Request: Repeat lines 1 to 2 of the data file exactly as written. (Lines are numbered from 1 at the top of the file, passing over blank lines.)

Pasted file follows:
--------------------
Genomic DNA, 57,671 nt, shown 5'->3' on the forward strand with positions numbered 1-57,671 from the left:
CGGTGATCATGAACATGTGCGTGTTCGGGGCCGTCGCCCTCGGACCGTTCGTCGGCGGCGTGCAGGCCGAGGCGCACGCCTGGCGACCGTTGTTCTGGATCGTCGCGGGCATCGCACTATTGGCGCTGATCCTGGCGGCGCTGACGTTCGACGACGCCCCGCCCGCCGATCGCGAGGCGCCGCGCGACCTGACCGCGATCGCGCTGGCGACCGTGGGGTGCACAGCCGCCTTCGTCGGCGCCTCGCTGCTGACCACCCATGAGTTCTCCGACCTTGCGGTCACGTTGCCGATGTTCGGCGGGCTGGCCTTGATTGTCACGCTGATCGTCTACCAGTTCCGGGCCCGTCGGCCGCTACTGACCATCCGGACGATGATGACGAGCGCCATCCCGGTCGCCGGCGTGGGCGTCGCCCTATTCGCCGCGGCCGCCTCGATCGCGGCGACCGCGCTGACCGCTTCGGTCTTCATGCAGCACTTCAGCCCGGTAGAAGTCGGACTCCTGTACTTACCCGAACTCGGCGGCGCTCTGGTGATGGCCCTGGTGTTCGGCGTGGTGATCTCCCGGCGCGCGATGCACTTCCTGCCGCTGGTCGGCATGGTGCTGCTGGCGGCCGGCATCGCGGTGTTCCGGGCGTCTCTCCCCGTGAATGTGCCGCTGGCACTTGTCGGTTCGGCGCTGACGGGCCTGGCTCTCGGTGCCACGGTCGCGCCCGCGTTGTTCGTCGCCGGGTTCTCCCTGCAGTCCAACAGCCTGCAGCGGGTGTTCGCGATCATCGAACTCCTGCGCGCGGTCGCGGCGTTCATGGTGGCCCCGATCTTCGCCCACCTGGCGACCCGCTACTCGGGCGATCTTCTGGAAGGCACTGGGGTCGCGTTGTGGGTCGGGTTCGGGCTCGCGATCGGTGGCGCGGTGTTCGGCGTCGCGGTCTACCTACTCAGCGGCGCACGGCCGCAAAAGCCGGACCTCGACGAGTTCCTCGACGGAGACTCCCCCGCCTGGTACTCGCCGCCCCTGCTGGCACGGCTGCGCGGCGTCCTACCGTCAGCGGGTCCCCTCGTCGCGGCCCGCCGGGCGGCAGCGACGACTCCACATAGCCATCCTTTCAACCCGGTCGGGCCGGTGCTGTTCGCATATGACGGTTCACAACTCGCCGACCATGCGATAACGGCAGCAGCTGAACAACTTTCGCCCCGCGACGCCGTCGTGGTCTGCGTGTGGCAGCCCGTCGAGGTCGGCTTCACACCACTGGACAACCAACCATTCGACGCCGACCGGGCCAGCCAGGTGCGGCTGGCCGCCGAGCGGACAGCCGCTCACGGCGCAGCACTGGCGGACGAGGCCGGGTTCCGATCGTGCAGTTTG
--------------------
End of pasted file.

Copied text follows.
Genomic DNA, 57,671 nt, shown 5'->3' on the forward strand with positions numbered 1-57,671 from the left:
CGGTGATCATGAACATGTGCGTGTTCGGGGCCGTCGCCCTCGGACCGTTCGTCGGCGGCGTGCAGGCCGAGGCGCACGCCTGGCGACCGTTGTTCTGGATCGTCGCGGGCATCGCACTATTGGCGCTGATCCTGGCGGCGCTGACGTTCGACGACGCCCCGCCCGCCGATCGCGAGGCGCCGCGCGACCTGACCGCGATCGCGCTGGCGACCGTGGGGTGCACAGCCGCCTTCGTCGGCGCCTCGCTGCTGACCACCCATGAGTTCTCCGACCTTGCGGTCACGTTGCCGATGTTCGGCGGGCTGGCCTTGATTGTCACGCTGATCGTCTACCAGTTCCGGGCCCGTCGGCCGCTACTGACCATCCGGACGATGATGACGAGCGCCATCCCGGTCGCCGGCGTGGGCGTCGCCCTATTCGCCGCGGCCGCCTCGATCGCGGCGACCGCGCTGACCGCTTCGGTCTTCATGCAGCACTTCAGCCCGGTAGAAGTCGGACTCCTGTACTTACCCGAACTCGGCGGCGCTCTGGTGATGGCCCTGGTGTTCGGCGTGGTGATCTCCCGGCGCGCGATGCACTTCCTGCCGCTGGTCGGCATGGTGCTGCTGGCGGCCGGCATCGCGGTGTTCCGGGCGTCTCTCCCCGTGAATGTGCCGCTGGCACTTGTCGGTTCGGCGCTGACGGGCCTGGCTCTCGGTGCCACGGTCGCGCCCGCGTTGTTCGTCGCCGGGTTCTCCCTGCAGTCCAACAGCCTGCAGCGGGTGTTCGCGATCATCGAACTCCTGCGCGCGGTCGCGGCGTTCATGGTGGCCCCGATCTTCGCCCACCTGGCGACCCGCTACTCGGGCGATCTTCTGGAAGGCACTGGGGTCGCGTTGTGGGTCGGGTTCGGGCTCGCGATCGGTGGCGCGGTGTTCGGCGTCGCGGTCTACCTACTCAGCGGCGCACGGCCGCAAAAGCCGGACCTCGACGAGTTCCTCGACGGAGACTCCCCCGCCTGGTACTCGCCGCCCCTGCTGGCACGGCTGCGCGGCGTCCTACCGTCAGCGGGTCCCCTCGTCGCGGCCCGCCGGGCGGCAGCGACGACTCCACATAGCCATCCTTTCAACCCGGTCGGGCCGGTGCTGTTCGCATATGACGGTTCACAACTCGCCGACCATGCGATAACGGCAGCAGCTGAACAACTTTCGCCCCGCGACGCCGTCGTGGTCTGCGTGTGGCAGCCCGTCGAGGTCGGCTTCACACCACTGGACAACCAACCATTCGACGCCGACCGGGCCAGCCAGGTGCGGCTGGCCGCCGAGCGGACAGCCGCTCACGGCGCAGCACTGGCGGACGAGGCCGGGTTCCGATCGTGCAGTTTG